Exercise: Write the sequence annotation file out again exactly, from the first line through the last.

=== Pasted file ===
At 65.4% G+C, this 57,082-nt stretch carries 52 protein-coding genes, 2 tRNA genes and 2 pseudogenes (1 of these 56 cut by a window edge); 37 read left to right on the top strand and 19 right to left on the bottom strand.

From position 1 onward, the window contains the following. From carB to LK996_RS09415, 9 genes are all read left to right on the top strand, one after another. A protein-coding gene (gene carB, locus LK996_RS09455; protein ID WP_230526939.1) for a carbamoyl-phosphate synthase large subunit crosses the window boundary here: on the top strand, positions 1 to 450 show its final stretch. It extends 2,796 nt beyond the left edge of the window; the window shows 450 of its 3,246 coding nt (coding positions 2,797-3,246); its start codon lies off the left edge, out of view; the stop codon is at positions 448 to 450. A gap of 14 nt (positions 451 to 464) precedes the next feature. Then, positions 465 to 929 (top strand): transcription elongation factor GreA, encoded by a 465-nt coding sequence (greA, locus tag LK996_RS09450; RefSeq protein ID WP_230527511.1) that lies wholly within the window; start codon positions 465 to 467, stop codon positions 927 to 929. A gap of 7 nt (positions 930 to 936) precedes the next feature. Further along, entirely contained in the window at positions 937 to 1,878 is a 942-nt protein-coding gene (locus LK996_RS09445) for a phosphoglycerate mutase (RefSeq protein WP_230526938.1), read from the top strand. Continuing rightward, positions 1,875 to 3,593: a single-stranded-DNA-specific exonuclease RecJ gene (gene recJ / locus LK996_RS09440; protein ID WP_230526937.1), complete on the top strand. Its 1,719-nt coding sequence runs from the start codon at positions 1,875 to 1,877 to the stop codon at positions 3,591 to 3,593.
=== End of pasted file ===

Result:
At 65.4% G+C, this 57,082-nt stretch carries 52 protein-coding genes, 2 tRNA genes and 2 pseudogenes (1 of these 56 cut by a window edge); 37 read left to right on the top strand and 19 right to left on the bottom strand.

From position 1 onward, the window contains the following. From carB to LK996_RS09415, 9 genes are all read left to right on the top strand, one after another. A protein-coding gene (gene carB, locus LK996_RS09455; protein ID WP_230526939.1) for a carbamoyl-phosphate synthase large subunit crosses the window boundary here: on the top strand, positions 1 to 450 show its final stretch. It extends 2,796 nt beyond the left edge of the window; the window shows 450 of its 3,246 coding nt (coding positions 2,797-3,246); its start codon lies off the left edge, out of view; the stop codon is at positions 448 to 450. A gap of 14 nt (positions 451 to 464) precedes the next feature. Then, positions 465 to 929 (top strand): transcription elongation factor GreA, encoded by a 465-nt coding sequence (greA, locus tag LK996_RS09450; RefSeq protein ID WP_230527511.1) that lies wholly within the window; start codon positions 465 to 467, stop codon positions 927 to 929. A gap of 7 nt (positions 930 to 936) precedes the next feature. Further along, entirely contained in the window at positions 937 to 1,878 is a 942-nt protein-coding gene (locus LK996_RS09445) for a phosphoglycerate mutase (RefSeq protein WP_230526938.1), read from the top strand. Continuing rightward, positions 1,875 to 3,593: a single-stranded-DNA-specific exonuclease RecJ gene (gene recJ / locus LK996_RS09440; protein ID WP_230526937.1), complete on the top strand. Its 1,719-nt coding sequence runs from the start codon at positions 1,875 to 1,877 to the stop codon at positions 3,591 to 3,593.